I did the modifications and it is still 3-4 times slower !!

the modified code is here

void ROGERSSNP(double *Geno, int Markers, int Individuals, double *RogersDistance, int *nCommonMarkers)
{
 // NA values
 int const NA = 999;
// temp values
 double total;
 int common;
 // position transformation
 int n = Individuals*(Individuals-1)/2; // compressed size
 int *pos_line1, *pos_line2; // (i,j) of current position storage
 int position; // counter
// precompute positions (i,j)
 pos_line1 = new int[n];
 pos_line2 = new int[n];
 position = 0;
 for(int line1 = 0; line1 != Individuals-1; ++line1)
 for(int line2 = line1+1; line2 != Individuals; ++line2)
 {
 pos_line1[position] = line1;
 pos_line2[position] = line2;
 ++position;
 }
// set zero diagonales
 cilk_for (int i = 0; i!=Individuals; ++i)
 {
 RogersDistance[i * Individuals + i] = 0.0;
 nCommonMarkers[i * Individuals + i] = 0;
 }
// compute distance for each position
 cilk_for(int position = 0; position != n; ++position)
 {
 // declare reducers
 cilk::reducer_opadd<double> reducer_total(0.0);
 cilk::reducer_opadd<int> reducer_common(Markers);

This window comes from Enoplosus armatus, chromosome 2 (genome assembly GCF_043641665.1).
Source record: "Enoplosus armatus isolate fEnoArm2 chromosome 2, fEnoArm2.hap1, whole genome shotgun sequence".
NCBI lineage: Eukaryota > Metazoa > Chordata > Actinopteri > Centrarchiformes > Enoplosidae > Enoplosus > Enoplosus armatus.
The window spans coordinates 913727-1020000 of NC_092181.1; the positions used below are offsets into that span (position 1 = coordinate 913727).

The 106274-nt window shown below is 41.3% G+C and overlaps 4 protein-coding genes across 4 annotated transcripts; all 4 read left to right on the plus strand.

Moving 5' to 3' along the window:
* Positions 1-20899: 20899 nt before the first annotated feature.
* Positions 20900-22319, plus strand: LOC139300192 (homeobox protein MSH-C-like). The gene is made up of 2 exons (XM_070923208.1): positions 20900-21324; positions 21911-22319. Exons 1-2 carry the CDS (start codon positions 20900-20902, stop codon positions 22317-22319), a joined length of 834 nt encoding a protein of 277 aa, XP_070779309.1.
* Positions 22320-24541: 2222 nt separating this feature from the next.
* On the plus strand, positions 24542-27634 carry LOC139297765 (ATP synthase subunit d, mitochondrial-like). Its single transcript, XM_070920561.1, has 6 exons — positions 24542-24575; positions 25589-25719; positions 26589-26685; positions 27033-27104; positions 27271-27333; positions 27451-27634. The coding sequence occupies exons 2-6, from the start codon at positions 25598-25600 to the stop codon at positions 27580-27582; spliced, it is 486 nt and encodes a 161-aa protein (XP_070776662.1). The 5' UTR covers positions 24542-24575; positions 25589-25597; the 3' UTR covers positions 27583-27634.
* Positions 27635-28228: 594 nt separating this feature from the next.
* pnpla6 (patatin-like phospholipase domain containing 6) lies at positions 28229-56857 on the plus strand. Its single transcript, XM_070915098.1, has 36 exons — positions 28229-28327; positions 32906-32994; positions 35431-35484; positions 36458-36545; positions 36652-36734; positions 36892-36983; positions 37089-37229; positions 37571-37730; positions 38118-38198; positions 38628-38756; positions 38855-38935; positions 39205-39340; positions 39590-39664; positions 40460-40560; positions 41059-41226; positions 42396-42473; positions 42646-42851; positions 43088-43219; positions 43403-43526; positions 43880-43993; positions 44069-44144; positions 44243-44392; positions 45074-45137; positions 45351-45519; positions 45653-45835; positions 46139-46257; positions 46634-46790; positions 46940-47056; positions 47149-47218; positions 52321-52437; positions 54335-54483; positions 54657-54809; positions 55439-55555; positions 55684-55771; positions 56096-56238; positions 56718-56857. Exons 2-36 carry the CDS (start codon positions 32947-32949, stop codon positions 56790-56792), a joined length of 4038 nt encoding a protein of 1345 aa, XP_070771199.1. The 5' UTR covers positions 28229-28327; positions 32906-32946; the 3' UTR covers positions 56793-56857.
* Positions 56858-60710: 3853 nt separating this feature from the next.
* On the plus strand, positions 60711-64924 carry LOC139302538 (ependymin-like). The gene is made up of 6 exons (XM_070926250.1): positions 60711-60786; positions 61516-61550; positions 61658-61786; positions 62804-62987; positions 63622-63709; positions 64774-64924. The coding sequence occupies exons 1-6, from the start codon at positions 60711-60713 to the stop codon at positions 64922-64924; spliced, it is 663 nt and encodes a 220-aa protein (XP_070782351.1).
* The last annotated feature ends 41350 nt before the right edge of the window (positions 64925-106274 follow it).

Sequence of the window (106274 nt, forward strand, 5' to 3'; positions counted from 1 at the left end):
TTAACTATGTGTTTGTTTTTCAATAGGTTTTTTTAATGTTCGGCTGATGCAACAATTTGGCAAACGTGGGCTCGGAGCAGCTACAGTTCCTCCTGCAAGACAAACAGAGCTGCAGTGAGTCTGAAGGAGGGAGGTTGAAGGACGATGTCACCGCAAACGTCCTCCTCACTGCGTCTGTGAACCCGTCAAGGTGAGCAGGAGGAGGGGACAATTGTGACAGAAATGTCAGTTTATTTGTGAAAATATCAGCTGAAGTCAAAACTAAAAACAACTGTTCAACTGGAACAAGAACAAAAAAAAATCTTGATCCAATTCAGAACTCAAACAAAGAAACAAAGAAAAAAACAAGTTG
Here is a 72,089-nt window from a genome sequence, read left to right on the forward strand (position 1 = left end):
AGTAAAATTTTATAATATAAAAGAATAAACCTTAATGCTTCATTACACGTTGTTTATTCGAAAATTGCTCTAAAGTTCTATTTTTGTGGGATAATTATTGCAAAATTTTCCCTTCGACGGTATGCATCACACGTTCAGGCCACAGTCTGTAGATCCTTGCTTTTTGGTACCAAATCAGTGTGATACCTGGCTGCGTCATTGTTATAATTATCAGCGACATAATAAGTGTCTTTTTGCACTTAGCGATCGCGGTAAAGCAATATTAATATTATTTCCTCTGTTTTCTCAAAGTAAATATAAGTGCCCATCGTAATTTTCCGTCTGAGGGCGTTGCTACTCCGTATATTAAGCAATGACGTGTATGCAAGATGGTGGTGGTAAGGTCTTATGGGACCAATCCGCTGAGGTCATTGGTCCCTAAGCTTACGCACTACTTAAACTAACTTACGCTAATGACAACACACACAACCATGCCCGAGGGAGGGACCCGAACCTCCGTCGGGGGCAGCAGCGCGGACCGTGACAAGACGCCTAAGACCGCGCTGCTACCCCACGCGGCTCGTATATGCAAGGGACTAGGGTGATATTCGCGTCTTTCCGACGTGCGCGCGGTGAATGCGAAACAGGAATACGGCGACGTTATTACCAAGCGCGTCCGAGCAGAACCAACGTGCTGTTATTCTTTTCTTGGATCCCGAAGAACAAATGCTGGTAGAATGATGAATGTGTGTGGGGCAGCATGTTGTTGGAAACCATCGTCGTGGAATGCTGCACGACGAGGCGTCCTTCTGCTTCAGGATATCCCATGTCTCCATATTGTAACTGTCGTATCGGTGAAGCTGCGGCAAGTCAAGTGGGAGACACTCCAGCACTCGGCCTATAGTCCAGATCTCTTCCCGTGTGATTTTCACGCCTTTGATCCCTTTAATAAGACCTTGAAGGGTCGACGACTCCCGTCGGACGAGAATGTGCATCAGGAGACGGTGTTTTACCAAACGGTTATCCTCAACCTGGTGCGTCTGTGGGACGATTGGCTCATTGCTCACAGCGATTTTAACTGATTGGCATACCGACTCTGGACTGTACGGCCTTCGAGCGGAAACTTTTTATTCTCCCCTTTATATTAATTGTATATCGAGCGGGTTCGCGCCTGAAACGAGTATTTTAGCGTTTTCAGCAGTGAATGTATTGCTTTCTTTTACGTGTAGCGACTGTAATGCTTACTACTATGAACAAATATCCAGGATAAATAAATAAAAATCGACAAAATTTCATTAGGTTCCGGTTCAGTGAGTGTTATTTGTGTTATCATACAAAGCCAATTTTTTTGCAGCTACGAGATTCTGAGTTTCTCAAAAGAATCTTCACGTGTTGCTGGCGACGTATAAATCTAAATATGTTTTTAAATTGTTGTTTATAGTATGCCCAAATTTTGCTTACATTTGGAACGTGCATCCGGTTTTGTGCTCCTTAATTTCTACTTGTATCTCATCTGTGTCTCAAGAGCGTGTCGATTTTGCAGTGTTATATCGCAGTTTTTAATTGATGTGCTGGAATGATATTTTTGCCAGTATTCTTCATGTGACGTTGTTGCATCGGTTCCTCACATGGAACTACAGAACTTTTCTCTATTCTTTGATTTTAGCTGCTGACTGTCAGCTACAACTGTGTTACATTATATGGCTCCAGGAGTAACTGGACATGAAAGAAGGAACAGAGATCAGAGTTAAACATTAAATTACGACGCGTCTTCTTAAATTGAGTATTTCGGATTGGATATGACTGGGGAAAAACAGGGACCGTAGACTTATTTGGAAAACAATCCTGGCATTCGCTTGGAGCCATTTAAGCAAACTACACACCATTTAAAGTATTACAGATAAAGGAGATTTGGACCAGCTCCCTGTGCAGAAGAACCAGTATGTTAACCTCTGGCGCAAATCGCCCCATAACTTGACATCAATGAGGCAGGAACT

// On parcours chaque marqueur
 cilk_for(int marker = 0; marker != Markers; ++marker)
 { 
 // Si on a des na dans le marqueur etudié, il faut diminuer le nb total
 // de marqueurs en commun pour ce couple de 1 et ne pas calculer la diff 
 if ( ((int)Geno[pos_line1[position] * Markers + marker] != NA) && 
 ((int)Geno[pos_line2[position] * Markers + marker] != NA) ) 
 {
 // Si on a des valeurs on calcule 
 reducer_total += fabs( Geno[pos_line1[position] * Markers + marker] - Geno[pos_line2[position] * Markers + marker] );
 }
 else
 {
 --reducer_common;
 }
 }
// Dans le cas ou on a aucun marqueurs en commun on divise 0 par 0 ce qui donne un NaN
 common = reducer_common.get_value();
 total = 0.5 * reducer_total.get_value() / ((double)common);
RogersDistance[ pos_line1[position] * Individuals + pos_line2[position] ] = total;
 RogersDistance[ pos_line2[position] * Individuals + pos_line1[position] ] = total;
nCommonMarkers[ pos_line1[position] * Individuals + pos_line2[position] ] = common;
 nCommonMarkers[ pos_line2[position] * Individuals + pos_line1[position] ] = common;
 }
delete[] pos_line1;
 delete[] pos_line2;
}